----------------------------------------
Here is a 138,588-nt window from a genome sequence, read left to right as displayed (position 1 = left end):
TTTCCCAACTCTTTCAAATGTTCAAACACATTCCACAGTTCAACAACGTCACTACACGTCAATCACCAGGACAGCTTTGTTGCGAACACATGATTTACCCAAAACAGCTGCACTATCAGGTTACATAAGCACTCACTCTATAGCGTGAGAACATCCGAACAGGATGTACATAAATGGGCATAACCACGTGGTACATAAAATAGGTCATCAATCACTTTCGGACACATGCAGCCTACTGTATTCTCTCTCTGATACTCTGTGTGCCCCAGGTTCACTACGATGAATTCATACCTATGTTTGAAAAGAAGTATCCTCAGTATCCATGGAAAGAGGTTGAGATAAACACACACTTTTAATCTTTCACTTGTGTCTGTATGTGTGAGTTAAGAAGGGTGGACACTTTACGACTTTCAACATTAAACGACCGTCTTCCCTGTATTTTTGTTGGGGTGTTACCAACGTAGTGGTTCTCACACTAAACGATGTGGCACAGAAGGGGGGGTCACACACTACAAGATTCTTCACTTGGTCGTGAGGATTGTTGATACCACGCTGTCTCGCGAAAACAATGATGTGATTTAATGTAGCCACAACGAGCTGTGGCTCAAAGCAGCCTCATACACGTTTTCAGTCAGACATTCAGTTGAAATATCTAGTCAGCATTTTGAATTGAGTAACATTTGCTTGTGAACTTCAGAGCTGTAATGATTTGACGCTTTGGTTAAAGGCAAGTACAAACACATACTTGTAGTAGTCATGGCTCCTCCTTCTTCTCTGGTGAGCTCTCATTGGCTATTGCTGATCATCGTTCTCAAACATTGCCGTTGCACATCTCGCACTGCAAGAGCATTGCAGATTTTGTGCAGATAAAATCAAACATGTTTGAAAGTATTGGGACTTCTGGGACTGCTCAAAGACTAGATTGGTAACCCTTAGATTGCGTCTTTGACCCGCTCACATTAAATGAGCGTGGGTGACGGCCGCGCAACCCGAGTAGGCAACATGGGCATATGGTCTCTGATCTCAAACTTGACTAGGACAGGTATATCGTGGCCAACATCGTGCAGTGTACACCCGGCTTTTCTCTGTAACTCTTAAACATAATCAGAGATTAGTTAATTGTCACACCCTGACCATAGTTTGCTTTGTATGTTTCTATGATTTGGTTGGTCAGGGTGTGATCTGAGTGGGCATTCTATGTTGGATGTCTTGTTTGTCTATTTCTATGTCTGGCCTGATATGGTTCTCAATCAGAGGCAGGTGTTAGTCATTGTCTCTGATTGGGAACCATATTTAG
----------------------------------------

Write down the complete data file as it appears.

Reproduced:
Here is a 138,588-nt window from a genome sequence, read left to right as displayed (position 1 = left end):
TTTCCCAACTCTTTCAAATGTTCAAACACATTCCACAGTTCAACAACGTCACTACACGTCAATCACCAGGACAGCTTTGTTGCGAACACATGATTTACCCAAAACAGCTGCACTATCAGGTTACATAAGCACTCACTCTATAGCGTGAGAACATCCGAACAGGATGTACATAAATGGGCATAACCACGTGGTACATAAAATAGGTCATCAATCACTTTCGGACACATGCAGCCTACTGTATTCTCTCTCTGATACTCTGTGTGCCCCAGGTTCACTACGATGAATTCATACCTATGTTTGAAAAGAAGTATCCTCAGTATCCATGGAAAGAGGTTGAGATAAACACACACTTTTAATCTTTCACTTGTGTCTGTATGTGTGAGTTAAGAAGGGTGGACACTTTACGACTTTCAACATTAAACGACCGTCTTCCCTGTATTTTTGTTGGGGTGTTACCAACGTAGTGGTTCTCACACTAAACGATGTGGCACAGAAGGGGGGGTCACACACTACAAGATTCTTCACTTGGTCGTGAGGATTGTTGATACCACGCTGTCTCGCGAAAACAATGATGTGATTTAATGTAGCCACAACGAGCTGTGGCTCAAAGCAGCCTCATACACGTTTTCAGTCAGACATTCAGTTGAAATATCTAGTCAGCATTTTGAATTGAGTAACATTTGCTTGTGAACTTCAGAGCTGTAATGATTTGACGCTTTGGTTAAAGGCAAGTACAAACACATACTTGTAGTAGTCATGGCTCCTCCTTCTTCTCTGGTGAGCTCTCATTGGCTATTGCTGATCATCGTTCTCAAACATTGCCGTTGCACATCTCGCACTGCAAGAGCATTGCAGATTTTGTGCAGATAAAATCAAACATGTTTGAAAGTATTGGGACTTCTGGGACTGCTCAAAGACTAGATTGGTAACCCTTAGATTGCGTCTTTGACCCGCTCACATTAAATGAGCGTGGGTGACGGCCGCGCAACCCGAGTAGGCAACATGGGCATATGGTCTCTGATCTCAAACTTGACTAGGACAGGTATATCGTGGCCAACATCGTGCAGTGTACACCCGGCTTTTCTCTGTAACTCTTAAACATAATCAGAGATTAGTTAATTGTCACACCCTGACCATAGTTTGCTTTGTATGTTTCTATGATTTGGTTGGTCAGGGTGTGATCTGAGTGGGCATTCTATGTTGGATGTCTTGTTTGTCTATTTCTATGTCTGGCCTGATATGGTTCTCAATCAGAGGCAGGTGTTAGTCATTGTCTCTGATTGGGAACCATATTTAG